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A 39-year-old member asked:

can you tell me about synesthesia?

3 doctor answers5 doctors weighed in
Dr. Andrew Reeves
Neurology 30 years experience
Pretty broad...: Color-grapheme synesthesia is the most common--where letters or numbers have colors. There is an interesting TED talk about synesthesia you might enjoy. Savants tend to have significant synesthesia, BTW
Dr. Ahmad M Hadied
Orthopedic Surgery 49 years experience
Hear sound see color: A condition in which one type of stimulation evokes the sensation of another, as when the hearing of a sound produces the visualization of a color. A sensation felt in one part of the body as a result of stimulus applied to another, as in referred pain. The description of one kind of sense impression by using words that normally describe another.
Dr. Dariush Saghafi
Neurology 33 years experience
Ever SEE a SOUND?: Synesthesia- defined as stimulating one sensory modality (such as sight) but PERCEIVING that stimulation in terms of another sensory modality's functional response (such as sound). So, SEE'ing SOUNDS or Tasting a Rainbow? Some high level trained musicians can memorize music by "hearing color." Are you a SYNESTHETE? Check this little summary out: https://faculty.washington.edu/chudler/syne.htm

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Similar questions

A 42-year-old member asked:

Synesthesia. What is it?

2 doctor answers6 doctors weighed in
Dr. Julian Bragg
Neurology 17 years experience
Crossed wires: Synesthesia is a condition in which sensory signals "get crossed, " and signals from one sensory system are interpreted as coming from another. For example, some synasthetics will "see" sounds, or "hear" colors.
A 36-year-old member asked:

What is or is a type of synesthesia?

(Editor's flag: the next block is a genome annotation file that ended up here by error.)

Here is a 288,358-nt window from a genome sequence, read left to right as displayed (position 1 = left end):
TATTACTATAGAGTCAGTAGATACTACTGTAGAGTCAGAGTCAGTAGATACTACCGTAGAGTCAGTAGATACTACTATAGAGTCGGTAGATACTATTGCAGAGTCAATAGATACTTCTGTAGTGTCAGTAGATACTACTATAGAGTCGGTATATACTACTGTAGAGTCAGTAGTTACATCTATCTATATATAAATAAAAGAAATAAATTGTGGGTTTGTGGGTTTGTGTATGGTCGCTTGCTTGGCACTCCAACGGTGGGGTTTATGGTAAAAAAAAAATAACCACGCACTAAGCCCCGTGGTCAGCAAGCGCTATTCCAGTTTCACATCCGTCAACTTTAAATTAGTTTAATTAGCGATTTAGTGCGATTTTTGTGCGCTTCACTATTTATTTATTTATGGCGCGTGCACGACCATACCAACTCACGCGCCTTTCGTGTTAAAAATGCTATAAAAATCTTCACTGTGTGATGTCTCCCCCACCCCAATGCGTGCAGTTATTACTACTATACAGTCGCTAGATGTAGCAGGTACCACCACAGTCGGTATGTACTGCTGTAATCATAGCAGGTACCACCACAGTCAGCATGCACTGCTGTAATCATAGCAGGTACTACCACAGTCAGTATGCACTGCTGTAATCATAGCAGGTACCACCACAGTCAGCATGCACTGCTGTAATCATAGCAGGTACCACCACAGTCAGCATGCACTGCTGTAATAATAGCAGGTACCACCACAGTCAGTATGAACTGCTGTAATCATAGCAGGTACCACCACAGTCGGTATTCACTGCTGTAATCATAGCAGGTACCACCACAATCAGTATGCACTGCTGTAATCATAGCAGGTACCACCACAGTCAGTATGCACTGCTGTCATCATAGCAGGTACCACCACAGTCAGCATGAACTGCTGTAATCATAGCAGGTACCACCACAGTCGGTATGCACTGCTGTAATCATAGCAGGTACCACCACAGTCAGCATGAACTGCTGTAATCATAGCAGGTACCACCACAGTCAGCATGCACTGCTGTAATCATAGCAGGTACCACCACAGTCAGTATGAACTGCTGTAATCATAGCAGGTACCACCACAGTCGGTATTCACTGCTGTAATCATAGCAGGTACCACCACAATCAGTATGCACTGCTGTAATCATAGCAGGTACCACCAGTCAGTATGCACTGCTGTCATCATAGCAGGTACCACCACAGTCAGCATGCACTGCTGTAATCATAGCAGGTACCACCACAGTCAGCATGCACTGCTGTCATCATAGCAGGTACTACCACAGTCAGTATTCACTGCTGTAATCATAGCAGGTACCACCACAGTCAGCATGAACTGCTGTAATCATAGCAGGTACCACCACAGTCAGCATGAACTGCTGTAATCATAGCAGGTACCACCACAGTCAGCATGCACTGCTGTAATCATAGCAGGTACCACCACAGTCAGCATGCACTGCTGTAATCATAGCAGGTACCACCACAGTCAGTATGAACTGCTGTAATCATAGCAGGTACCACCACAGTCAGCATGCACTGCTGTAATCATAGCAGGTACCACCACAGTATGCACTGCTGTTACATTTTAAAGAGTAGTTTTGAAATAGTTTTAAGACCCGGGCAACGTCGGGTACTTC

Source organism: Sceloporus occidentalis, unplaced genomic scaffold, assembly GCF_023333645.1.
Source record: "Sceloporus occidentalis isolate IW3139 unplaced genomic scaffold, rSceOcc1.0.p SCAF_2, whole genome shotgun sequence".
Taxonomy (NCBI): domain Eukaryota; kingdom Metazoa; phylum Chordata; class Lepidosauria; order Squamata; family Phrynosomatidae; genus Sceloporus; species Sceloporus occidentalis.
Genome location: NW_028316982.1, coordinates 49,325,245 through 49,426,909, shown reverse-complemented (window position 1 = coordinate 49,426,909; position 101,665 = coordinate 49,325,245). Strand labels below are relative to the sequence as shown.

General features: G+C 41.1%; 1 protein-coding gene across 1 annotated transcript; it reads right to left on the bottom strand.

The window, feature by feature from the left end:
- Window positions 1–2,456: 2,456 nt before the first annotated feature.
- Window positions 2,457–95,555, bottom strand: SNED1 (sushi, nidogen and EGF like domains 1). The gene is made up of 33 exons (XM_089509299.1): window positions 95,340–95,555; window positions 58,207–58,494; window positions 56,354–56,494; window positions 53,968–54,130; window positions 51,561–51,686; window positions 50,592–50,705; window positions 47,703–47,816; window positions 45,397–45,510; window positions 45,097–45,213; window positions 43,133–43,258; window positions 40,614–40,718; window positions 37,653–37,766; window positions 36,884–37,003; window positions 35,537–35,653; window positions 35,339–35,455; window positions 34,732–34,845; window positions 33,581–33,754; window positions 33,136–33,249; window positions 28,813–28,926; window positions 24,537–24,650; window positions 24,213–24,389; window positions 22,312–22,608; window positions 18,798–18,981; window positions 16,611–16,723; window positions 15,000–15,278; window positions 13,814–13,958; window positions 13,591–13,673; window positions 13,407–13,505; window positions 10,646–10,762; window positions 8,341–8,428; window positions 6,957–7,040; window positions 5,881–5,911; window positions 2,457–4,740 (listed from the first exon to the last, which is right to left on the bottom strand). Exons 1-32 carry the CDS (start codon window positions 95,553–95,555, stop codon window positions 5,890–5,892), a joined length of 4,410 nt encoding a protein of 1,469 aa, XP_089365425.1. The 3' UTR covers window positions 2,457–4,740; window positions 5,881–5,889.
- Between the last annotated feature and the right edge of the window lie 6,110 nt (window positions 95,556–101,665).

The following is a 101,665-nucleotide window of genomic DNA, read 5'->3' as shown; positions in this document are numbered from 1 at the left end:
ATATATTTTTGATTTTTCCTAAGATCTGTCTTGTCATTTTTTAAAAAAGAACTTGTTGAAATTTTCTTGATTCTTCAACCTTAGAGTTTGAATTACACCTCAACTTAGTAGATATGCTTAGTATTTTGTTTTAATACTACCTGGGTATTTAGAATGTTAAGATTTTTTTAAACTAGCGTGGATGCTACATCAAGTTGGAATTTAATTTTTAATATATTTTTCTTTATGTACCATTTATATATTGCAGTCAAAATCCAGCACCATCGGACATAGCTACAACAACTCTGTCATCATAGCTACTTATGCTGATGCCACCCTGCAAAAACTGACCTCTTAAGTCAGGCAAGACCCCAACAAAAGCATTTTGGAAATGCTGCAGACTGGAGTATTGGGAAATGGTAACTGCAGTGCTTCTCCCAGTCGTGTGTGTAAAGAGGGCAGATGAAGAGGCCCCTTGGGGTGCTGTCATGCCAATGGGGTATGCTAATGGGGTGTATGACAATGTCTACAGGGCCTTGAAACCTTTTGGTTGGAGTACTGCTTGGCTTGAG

1 doctor answer6 doctors weighed in
Dr. Julian Bragg
Neurology 17 years experience
Crossed wires: Synesthesia is a condition in which sensory signals "get crossed, " and signals from one sensory system are interpreted as coming from another. For example, some synasthetics will "see" sounds, or "hear" colors.
A 41-year-old member asked:

I have synesthesia. Any one know what to do about it?

1 doctor answer2 doctors weighed in
Dr. Ahmad M Hadied
Orthopedic Surgery 49 years experience
Special gift: There is no definitive treatment for synesthesia and the majority of people suffer no ill effects from the anomaly and many in fact consider it a special gift. If the synesthesia does prove to be problematic then psychological treatment may be of assistance.
Dr. Pamela Pappas
Psychiatry 42 years experience
Here's an article telling about the uses of synesthesia in a sommelier (wine expert), among others: http://tinyurl.com/cf7yesq
Sep 23, 2013
A 45-year-old member asked:

How can a person with synesthesia have 'state-dependent retrieval'?

1 doctor answer6 doctors weighed in
Dr. Eric Weisman
Neurology 36 years experience
Synesthesia: is rare. Its a favorite topic of discussion amongst cognitive neuroscientists especially Behavioral Neurologists. I suggest you contact Dr. Veronica Gross at Boston University (my old stomping grounds) Google: "The Synesthesia Project" it has useful links to other resources. State dependent retrieval is best discussed in the context of specific synesthetic events (hearing colors, seeing sounds)
A 44-year-old member asked:

How to tell if these are synesthesia symptoms?

1 doctor answer1 doctor weighed in
Dr. Alan Ali
Dr. Alan Ali answered
Psychiatry 32 years experience
Synesthesia: When stimulus applied to one modality produces sensation in another modality. For example, hearing a certain sound produces visualization of a certain color. Another example is Referred pain.

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Last updated Jun 22, 2017
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